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Women used this fertility app more after AI learned when best to ping them

Women used this fertility app more after AI learned when best to ping them
[Screenshots: My Days]

Many apps help women track menstrual cycles and other health factors to maximize (or minimize) their chance of getting pregnant. But they are less adept at tracking women’s lifestyle schedules to deliver alerts and reminders at convenient times, says Kris Bondi, CMO at AI startup Neura. It shared data with Fast Company showing that women used Android and iOS fertility app My Days more diligently when the app added Neura’s service that learns a user’s daily habits and customizes when it sends alerts. Neura claims that such customization can make many other types of apps more useful, too.

[Image: My Days/Christian Albert Mueller]
For My Days, women ignored 92% of push alerts to do things like take their temperature when they were rigidly set by time of day, says Neura, vs. 22% of alerts that were customized for convenient times in women’s daily routines. “Taking your temperature is best in the first 10 minutes after you wake up,” says Bondi. And 60% of people acted on a custom-timed reminder, meaning they at least saw it and may have followed the directions, compared to 6% of people with generic-timed reminders.

Neura claims that it learns details like a person’s habits, behaviors, and activities by collecting information such as their location and movements. It harvests data not just from someone’s smartphone but from neighboring phones, Wi-Fi networks, and connected devices like fitness trackers. It goes beyond tracking what someone is doing to predicting ahead of time what they will do. “It’s easy to know when you’ve gone to bed but not before you go to bed,” says Bondi. “You don’t want to get an alert 10 minutes after you have gone to sleep.”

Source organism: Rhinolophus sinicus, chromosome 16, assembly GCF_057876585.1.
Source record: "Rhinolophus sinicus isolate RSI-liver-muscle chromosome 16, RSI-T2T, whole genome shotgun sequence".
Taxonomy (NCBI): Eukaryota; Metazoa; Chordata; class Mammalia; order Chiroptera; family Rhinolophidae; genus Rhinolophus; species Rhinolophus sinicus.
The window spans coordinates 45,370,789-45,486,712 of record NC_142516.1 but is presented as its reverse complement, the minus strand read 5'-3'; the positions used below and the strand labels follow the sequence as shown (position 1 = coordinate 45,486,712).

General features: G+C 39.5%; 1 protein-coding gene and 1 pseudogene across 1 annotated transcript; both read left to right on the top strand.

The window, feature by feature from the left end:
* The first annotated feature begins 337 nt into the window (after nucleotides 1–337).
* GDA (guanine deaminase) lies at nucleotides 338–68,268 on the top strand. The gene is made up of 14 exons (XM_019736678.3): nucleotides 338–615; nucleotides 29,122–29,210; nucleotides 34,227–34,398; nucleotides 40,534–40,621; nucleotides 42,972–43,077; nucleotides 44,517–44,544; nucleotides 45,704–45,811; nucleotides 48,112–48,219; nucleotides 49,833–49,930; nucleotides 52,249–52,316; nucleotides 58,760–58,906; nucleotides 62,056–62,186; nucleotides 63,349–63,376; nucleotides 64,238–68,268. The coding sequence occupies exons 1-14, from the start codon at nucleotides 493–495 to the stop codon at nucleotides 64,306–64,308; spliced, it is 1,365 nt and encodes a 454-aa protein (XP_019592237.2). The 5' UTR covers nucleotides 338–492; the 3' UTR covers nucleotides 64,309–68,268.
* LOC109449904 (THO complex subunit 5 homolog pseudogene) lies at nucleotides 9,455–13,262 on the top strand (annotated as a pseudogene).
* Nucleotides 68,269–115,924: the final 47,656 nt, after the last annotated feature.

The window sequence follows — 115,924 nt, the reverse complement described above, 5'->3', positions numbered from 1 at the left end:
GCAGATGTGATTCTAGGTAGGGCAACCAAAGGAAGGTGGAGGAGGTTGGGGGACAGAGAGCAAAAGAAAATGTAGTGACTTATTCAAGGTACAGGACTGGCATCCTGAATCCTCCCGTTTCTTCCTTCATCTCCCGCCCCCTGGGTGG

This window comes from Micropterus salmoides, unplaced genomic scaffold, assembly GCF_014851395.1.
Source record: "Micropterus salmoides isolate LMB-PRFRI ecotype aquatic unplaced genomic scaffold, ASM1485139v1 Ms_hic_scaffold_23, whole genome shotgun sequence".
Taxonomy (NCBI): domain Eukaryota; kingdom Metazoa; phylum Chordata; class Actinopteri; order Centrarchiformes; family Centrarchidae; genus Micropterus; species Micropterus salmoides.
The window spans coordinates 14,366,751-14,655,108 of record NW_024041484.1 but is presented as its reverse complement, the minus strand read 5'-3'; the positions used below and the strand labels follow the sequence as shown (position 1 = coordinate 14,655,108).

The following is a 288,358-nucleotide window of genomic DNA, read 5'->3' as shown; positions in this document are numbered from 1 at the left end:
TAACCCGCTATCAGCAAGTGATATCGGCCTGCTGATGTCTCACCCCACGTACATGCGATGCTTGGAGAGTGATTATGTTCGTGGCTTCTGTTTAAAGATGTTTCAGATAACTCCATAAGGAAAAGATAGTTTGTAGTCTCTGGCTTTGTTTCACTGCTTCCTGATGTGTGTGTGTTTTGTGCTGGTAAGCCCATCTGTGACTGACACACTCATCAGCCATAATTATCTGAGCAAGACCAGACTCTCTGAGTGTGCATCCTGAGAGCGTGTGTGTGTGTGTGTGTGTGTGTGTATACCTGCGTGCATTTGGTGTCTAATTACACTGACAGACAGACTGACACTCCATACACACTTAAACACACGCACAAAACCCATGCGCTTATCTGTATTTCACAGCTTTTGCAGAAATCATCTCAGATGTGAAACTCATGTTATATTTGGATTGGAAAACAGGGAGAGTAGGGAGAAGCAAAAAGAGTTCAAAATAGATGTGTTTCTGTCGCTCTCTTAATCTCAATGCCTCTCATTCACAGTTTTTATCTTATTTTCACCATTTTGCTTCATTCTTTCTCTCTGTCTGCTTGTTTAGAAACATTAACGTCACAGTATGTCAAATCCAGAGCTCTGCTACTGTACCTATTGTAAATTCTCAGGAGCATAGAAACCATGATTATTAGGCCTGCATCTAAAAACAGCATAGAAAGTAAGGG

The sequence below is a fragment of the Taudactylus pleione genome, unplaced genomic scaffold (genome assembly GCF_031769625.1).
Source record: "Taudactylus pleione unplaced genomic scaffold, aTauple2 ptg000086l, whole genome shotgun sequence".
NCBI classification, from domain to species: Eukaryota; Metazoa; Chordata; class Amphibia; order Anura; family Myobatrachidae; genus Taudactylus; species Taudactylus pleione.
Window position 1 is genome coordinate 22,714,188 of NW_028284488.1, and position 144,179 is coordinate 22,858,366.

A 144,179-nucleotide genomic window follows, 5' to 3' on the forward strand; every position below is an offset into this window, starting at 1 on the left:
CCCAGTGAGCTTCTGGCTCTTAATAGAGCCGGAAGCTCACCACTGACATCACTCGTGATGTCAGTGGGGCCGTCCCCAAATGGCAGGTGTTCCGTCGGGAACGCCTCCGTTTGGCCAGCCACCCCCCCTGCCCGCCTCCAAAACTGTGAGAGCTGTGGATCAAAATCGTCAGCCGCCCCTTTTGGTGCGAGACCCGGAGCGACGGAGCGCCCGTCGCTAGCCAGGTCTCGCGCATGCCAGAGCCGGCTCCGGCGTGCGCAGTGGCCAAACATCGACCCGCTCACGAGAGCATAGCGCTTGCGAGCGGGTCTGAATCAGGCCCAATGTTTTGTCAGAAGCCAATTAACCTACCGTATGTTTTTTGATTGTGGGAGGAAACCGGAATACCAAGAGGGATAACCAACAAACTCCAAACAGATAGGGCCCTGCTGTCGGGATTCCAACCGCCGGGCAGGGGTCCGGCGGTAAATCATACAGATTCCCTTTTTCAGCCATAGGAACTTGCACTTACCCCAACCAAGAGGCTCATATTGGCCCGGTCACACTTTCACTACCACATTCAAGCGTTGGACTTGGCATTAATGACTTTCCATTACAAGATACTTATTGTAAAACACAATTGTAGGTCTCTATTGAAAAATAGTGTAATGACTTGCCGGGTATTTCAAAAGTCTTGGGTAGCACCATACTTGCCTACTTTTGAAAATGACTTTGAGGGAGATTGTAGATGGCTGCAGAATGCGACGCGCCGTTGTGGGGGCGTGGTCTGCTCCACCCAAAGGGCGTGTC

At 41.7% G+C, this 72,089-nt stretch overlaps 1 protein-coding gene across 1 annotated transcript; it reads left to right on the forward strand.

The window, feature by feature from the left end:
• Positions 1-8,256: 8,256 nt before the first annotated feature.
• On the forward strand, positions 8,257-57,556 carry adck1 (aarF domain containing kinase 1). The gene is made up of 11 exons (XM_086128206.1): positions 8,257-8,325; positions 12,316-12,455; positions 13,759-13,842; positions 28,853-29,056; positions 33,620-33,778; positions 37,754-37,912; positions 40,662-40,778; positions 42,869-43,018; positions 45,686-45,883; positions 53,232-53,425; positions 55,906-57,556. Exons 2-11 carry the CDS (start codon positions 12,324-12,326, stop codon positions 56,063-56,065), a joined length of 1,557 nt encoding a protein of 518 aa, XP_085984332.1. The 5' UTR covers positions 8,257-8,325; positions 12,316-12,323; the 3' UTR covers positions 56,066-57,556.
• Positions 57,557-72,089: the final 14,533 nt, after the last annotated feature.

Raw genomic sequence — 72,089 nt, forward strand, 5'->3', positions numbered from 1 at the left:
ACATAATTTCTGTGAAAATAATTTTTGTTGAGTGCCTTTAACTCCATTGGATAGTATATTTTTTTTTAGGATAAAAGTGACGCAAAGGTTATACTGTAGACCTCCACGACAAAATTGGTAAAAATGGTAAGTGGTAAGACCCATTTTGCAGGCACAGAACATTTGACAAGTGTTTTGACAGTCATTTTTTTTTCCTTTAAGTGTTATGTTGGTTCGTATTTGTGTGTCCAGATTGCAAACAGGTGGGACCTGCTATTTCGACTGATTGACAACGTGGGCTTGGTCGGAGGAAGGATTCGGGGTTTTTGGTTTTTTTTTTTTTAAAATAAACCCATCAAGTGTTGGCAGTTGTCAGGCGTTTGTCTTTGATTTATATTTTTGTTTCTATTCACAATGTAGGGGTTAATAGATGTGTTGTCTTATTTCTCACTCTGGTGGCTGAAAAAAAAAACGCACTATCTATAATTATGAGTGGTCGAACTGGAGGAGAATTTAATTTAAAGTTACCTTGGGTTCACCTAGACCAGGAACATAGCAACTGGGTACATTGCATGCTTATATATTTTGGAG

Starting with health products like the Medisafe medication-reminder apps, Neura today announced that it will be expanding into serving other types of customers, such as music apps that queue up playlists for when someone goes to the gym or goes to bed. Bondi declined to name new clients, but says that they include Fortune 500 companies. (One hint: Chinese tech firm Lenovo is one of its investors.)

What about privacy? When I asked for details about the kinds of devices Neura gets data from, Bondi said that, “this is too sensitive a list to share.” She says that data is stored in an anonymized form–associated with numerical identifiers, not names, for instance. “We know when you go to bed, not who you go to bed with,” says Bondi. And the company has no plans, at least currently, to sell insights from the data about user lifestyle habits to marketers. But Neura certainly has expertise in surveillance. Both the COO and VP of research and development previously worked in Israeli military intelligence.SC